Web offset, with its comparatively low plate cost, is also a better bet than flexo or gravure for shorter runs because of the high plate and cylinder prep charges associated with those processes, according to Brooks.
Goss’s principal offset product for the folding carton market is the Sunday VPak 500 press, featuring a 33.5˝ web width and quick-change plate cylinder sleeves for infinitely variable cutoffs.
Digital Seeks Its Share
Despite its many strengths, offset’s position in packaging isn’t unassailable.
Digital presses for label and packaging applications have entered the market, and printers are looking seriously at them. Alert to the opportunity, Heidelberg, Koenig & Bauer, and Komori have introduced their own digital presses for folding carton production.
However, no one is suggesting that offset will cede serious ground to digital anytime soon. Dan Maurer, Heidelberg’s VP for digital print, observes that while some digital presses now can print “just like offset” in terms of format size, stock range, color accuracy and consistent print quality, mainstream offset work isn’t necessarily what they’re good at.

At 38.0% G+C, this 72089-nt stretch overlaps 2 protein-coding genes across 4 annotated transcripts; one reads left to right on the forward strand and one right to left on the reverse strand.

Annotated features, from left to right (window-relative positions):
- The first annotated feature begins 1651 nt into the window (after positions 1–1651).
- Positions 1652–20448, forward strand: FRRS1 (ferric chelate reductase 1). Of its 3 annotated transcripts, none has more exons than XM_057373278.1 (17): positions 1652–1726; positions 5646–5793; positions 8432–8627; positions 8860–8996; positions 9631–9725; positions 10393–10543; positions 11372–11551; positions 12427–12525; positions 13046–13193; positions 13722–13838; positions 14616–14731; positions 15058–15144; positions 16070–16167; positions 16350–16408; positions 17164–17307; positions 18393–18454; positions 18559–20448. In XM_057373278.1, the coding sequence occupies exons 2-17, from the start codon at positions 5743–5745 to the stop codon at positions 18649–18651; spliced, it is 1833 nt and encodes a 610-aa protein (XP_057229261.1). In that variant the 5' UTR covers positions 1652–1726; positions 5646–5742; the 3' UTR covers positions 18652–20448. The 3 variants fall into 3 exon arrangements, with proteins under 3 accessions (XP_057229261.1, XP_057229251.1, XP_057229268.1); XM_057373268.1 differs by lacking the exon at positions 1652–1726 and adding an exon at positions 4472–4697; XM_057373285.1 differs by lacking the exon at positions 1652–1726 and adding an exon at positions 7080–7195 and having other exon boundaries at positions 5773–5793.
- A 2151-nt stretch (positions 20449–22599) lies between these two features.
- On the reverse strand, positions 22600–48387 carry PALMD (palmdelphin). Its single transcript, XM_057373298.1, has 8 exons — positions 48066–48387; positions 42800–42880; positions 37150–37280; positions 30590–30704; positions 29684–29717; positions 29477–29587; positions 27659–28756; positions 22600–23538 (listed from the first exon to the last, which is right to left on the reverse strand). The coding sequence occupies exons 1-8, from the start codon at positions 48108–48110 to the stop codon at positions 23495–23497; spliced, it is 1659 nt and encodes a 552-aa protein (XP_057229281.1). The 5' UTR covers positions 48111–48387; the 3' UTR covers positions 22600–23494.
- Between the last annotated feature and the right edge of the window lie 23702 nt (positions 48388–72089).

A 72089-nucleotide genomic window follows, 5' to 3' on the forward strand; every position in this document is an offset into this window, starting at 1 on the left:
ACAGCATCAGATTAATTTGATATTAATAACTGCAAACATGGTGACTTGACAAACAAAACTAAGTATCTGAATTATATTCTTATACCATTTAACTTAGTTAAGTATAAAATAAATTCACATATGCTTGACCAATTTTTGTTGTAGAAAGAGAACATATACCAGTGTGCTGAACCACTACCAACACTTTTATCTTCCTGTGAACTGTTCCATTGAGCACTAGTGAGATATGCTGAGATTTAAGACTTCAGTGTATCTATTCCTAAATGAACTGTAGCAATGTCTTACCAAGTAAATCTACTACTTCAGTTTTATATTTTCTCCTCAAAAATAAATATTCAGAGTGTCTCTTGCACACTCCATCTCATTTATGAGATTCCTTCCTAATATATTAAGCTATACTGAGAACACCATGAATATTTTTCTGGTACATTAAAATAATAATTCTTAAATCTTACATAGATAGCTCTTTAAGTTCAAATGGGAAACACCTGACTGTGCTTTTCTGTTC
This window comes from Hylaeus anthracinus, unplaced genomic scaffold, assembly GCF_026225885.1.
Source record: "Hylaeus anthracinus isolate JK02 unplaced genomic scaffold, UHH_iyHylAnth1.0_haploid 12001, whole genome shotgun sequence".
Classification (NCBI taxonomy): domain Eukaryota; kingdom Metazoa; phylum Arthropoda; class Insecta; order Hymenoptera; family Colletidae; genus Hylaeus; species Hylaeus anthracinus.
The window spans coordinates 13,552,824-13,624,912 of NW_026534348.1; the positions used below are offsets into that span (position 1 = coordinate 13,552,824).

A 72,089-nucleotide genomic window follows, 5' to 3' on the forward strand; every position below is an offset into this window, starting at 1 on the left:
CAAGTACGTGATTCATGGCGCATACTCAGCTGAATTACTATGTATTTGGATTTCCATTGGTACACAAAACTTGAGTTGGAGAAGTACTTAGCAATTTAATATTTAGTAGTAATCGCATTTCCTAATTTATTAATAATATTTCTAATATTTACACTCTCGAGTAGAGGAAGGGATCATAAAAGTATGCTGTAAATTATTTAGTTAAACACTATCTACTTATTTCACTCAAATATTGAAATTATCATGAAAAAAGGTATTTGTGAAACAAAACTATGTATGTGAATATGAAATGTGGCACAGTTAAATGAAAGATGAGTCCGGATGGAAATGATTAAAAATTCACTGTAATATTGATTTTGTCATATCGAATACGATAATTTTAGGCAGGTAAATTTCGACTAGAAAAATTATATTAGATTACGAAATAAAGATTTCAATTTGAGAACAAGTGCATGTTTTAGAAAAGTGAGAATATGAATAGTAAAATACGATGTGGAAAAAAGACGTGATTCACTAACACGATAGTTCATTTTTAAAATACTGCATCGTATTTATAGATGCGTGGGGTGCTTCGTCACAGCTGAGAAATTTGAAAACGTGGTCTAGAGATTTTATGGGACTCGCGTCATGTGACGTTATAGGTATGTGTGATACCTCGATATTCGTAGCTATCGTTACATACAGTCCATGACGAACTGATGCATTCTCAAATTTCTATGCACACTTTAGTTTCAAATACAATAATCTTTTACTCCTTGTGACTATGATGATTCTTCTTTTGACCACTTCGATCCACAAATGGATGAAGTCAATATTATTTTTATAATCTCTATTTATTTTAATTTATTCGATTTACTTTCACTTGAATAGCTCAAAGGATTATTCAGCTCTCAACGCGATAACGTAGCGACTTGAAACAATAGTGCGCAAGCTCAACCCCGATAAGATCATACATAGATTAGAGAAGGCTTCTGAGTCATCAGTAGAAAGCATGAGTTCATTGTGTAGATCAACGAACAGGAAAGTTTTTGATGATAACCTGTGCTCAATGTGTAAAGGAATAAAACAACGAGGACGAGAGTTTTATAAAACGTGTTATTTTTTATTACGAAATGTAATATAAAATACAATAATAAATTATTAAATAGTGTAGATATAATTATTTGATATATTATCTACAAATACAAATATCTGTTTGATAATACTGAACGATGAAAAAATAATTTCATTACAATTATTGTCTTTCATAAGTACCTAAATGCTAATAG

“It is better to think of digital presses for folding carton and other packaging applications, as complementing offset and growing markets for brand managers,” he says. “Variable data is unique to digital presses and the leaders are exploring the benefits of full variable content for test marketing and sales promotions.”
Toss-Up Taste Test?